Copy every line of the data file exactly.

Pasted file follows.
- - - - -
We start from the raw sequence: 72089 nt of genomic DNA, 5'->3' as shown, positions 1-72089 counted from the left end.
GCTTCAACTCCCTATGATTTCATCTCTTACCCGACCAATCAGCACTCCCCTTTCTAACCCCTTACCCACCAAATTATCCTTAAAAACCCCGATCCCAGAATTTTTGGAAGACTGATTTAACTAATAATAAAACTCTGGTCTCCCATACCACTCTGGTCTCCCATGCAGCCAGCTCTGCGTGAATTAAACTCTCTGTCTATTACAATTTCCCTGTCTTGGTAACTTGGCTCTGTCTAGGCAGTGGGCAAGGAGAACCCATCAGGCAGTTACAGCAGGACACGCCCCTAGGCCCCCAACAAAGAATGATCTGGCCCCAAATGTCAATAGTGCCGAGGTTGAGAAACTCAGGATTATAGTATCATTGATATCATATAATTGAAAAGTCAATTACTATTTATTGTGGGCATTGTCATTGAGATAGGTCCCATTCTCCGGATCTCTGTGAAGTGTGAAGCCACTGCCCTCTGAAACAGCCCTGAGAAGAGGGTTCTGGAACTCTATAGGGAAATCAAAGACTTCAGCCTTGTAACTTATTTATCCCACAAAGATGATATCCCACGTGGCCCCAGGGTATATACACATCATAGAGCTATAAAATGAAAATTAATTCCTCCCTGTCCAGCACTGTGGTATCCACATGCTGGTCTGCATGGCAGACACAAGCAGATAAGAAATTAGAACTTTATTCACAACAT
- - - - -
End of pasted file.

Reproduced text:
We start from the raw sequence: 72089 nt of genomic DNA, 5'->3' as shown, positions 1-72089 counted from the left end.
GCTTCAACTCCCTATGATTTCATCTCTTACCCGACCAATCAGCACTCCCCTTTCTAACCCCTTACCCACCAAATTATCCTTAAAAACCCCGATCCCAGAATTTTTGGAAGACTGATTTAACTAATAATAAAACTCTGGTCTCCCATACCACTCTGGTCTCCCATGCAGCCAGCTCTGCGTGAATTAAACTCTCTGTCTATTACAATTTCCCTGTCTTGGTAACTTGGCTCTGTCTAGGCAGTGGGCAAGGAGAACCCATCAGGCAGTTACAGCAGGACACGCCCCTAGGCCCCCAACAAAGAATGATCTGGCCCCAAATGTCAATAGTGCCGAGGTTGAGAAACTCAGGATTATAGTATCATTGATATCATATAATTGAAAAGTCAATTACTATTTATTGTGGGCATTGTCATTGAGATAGGTCCCATTCTCCGGATCTCTGTGAAGTGTGAAGCCACTGCCCTCTGAAACAGCCCTGAGAAGAGGGTTCTGGAACTCTATAGGGAAATCAAAGACTTCAGCCTTGTAACTTATTTATCCCACAAAGATGATATCCCACGTGGCCCCAGGGTATATACACATCATAGAGCTATAAAATGAAAATTAATTCCTCCCTGTCCAGCACTGTGGTATCCACATGCTGGTCTGCATGGCAGACACAAGCAGATAAGAAATTAGAACTTTATTCACAACAT